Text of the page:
Test-Path | Taking on PowerShell one cmdlet at a time | Weekly Blog

Share this post:

This is a part of an on-going blog series written by Adam Gordon. Each week, Adam will walk you through a PowerShell command, showing you when and how to use each one. This week, Adam covers Test-Path.

When to use Test-Path

The Test-Path cmdlet determines whether all elements of the path exist.

It returns $True if all elements exist and $False if any are missing.

It can also tell whether the path syntax is valid and whether the path leads to a container or a terminal or leaf element.


How to use Test-Path

Test a path:

Test-Path -Path “C:\Documents and Settings\AdamG”

This command checks whether all elements in the path exist, that is, the C: directory, the Documents and Settings directory, and the AdamG directory.

NOTE: If any are missing, the cmdlet returns $False. Otherwise, it returns $True.



Test the path of a profile:

Test-Path -Path $profile
Test-Path -Path $profile -IsValid

These commands test the path of the PowerShell profile.

The first command determines whether all elements in the path exist.

The second command determines whether the syntax of the path is correct.

These commands use $profile, the automatic variable that points to the location for the profile, even if the profile does not exist.



Check whether there are any files besides a specified type:

 Test-Path -Path “C:\azure\mytemplates\*” -Exclude *.json

The command uses the –Path parameter to specify the path.

The asterisk at the end of the path indicates the contents of the mytemplates directory.

The command specifies the –Exclude parameter to specify files that will be omitted from the evaluation.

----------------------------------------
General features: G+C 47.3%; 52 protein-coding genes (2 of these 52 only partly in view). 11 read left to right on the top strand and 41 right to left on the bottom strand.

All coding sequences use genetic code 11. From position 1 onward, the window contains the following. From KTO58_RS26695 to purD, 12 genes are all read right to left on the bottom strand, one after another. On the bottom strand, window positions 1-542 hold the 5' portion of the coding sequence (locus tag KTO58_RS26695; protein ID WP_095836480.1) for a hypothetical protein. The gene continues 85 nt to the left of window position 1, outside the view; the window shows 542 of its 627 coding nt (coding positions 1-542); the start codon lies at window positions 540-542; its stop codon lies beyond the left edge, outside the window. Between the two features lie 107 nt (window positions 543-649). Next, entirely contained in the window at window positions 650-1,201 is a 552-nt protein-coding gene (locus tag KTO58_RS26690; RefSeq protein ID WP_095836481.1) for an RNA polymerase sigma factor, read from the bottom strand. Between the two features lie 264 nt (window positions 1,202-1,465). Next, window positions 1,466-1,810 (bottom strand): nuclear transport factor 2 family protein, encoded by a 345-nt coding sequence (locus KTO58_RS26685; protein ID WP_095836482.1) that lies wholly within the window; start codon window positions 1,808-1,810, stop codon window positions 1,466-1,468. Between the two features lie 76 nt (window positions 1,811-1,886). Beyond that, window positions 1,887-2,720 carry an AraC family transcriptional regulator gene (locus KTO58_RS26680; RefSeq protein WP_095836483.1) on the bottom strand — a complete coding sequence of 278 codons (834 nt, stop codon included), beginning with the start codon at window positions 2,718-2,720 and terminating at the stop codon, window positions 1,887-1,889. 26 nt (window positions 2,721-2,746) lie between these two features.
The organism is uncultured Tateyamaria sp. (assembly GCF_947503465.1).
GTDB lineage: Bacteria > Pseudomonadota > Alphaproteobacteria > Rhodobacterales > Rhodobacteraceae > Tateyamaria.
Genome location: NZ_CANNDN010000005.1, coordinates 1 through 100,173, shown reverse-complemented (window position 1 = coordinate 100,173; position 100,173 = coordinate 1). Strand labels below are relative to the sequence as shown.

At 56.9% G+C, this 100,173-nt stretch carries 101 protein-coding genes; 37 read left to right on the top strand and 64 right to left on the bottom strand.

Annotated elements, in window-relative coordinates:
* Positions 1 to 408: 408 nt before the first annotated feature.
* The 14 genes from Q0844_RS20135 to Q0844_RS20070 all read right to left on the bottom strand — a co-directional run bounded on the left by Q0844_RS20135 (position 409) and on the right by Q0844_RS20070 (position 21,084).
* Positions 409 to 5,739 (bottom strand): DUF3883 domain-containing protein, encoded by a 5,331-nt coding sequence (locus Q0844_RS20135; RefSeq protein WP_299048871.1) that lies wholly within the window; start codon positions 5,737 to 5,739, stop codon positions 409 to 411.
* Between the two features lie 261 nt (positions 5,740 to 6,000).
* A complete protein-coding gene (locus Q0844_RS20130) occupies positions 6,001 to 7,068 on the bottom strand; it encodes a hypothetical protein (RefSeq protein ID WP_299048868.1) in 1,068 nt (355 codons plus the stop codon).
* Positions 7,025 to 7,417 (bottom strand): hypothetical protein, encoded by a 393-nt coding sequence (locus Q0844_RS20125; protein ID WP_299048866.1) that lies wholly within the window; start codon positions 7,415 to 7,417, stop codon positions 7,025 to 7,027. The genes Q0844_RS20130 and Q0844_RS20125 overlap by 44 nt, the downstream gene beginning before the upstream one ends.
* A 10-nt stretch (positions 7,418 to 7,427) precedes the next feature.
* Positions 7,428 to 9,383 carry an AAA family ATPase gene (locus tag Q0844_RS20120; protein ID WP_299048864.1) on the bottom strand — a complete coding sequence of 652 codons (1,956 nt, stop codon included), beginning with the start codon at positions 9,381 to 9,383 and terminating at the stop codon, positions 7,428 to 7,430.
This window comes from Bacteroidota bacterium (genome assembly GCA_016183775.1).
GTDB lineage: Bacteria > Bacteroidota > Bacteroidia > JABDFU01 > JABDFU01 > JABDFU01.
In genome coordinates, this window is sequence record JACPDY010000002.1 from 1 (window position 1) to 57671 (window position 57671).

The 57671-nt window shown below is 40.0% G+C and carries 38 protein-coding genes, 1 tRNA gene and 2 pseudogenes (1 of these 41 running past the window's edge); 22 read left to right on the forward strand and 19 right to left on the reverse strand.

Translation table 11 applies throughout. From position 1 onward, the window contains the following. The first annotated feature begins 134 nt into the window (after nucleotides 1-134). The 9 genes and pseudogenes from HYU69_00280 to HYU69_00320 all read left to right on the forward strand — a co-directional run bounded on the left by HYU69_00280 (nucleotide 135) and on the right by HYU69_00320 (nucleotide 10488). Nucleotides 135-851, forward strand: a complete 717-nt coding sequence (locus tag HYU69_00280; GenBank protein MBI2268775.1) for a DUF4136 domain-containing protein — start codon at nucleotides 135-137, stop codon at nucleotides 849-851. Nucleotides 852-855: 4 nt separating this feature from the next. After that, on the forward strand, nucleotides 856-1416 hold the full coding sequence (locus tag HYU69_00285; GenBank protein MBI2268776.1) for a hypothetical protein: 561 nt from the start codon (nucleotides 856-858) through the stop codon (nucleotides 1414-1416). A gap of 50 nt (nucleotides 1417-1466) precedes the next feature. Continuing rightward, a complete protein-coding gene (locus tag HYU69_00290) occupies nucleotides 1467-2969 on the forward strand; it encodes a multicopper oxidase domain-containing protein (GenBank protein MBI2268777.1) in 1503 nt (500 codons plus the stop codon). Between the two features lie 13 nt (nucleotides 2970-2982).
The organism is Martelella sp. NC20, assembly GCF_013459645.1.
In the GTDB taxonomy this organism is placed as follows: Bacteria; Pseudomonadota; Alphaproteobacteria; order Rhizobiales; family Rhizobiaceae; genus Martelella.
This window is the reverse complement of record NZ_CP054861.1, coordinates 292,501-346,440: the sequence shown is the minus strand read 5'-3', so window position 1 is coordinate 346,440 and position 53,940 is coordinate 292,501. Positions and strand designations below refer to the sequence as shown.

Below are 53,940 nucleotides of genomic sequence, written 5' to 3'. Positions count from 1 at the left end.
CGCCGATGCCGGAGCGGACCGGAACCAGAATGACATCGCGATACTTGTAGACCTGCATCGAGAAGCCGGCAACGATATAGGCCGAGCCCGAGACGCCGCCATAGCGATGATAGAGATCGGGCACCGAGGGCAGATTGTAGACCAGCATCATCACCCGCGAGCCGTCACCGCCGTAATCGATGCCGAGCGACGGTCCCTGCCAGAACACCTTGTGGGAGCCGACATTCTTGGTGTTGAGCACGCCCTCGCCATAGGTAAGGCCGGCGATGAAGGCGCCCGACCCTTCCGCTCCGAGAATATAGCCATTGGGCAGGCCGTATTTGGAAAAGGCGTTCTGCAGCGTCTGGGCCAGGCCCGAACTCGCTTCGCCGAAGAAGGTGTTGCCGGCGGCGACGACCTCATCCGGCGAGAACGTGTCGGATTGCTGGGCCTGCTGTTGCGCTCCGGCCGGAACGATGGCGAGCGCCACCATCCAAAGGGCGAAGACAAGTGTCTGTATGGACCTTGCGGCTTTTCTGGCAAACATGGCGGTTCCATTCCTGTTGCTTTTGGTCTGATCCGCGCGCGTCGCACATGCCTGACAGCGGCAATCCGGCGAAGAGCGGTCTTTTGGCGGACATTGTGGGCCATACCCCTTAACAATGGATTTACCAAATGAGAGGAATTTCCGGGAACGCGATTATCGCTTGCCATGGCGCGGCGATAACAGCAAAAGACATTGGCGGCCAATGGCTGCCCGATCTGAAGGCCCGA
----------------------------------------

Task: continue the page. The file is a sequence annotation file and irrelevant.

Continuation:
Check paths in the Registry:

Test-Path -Path “HKLM:\Software\Microsoft\PowerShell\1\ShellIds\Microsoft.PowerShell”

Tests whether the registry path of the Microsoft.PowerShell registry key is correct on the system. If PowerShell is installed correctly, the cmdlet returns $True.



Test-Path -Path “HKLM:\Software\Microsoft\PowerShell\1\ShellIds\Microsoft.PowerShell\ExecutionPolicy”

Test-Path does not work correctly with all PowerShell providers.

For example, you can use Test-Path to test the path of a registry key, but if you use it to test the path of a registry entry, it always returns $False, even if the registry entry is present.




Test if a file is newer than a specified date:

Test-Path $pshome\PowerShell.exe -NewerThan “July 13, 2018”

This command uses the –NewerThan dynamic parameter to determine whether the “PowerShell.exe” file on the computer is newer than “July 13, 2018”.

NOTE: The -NewerThan parameter works only in file system drives.


Need PowerShell training? Check out ITProTV’s PowerShell online IT training courses.

Leave a Reply

Your email address will not be published. Required fields are marked *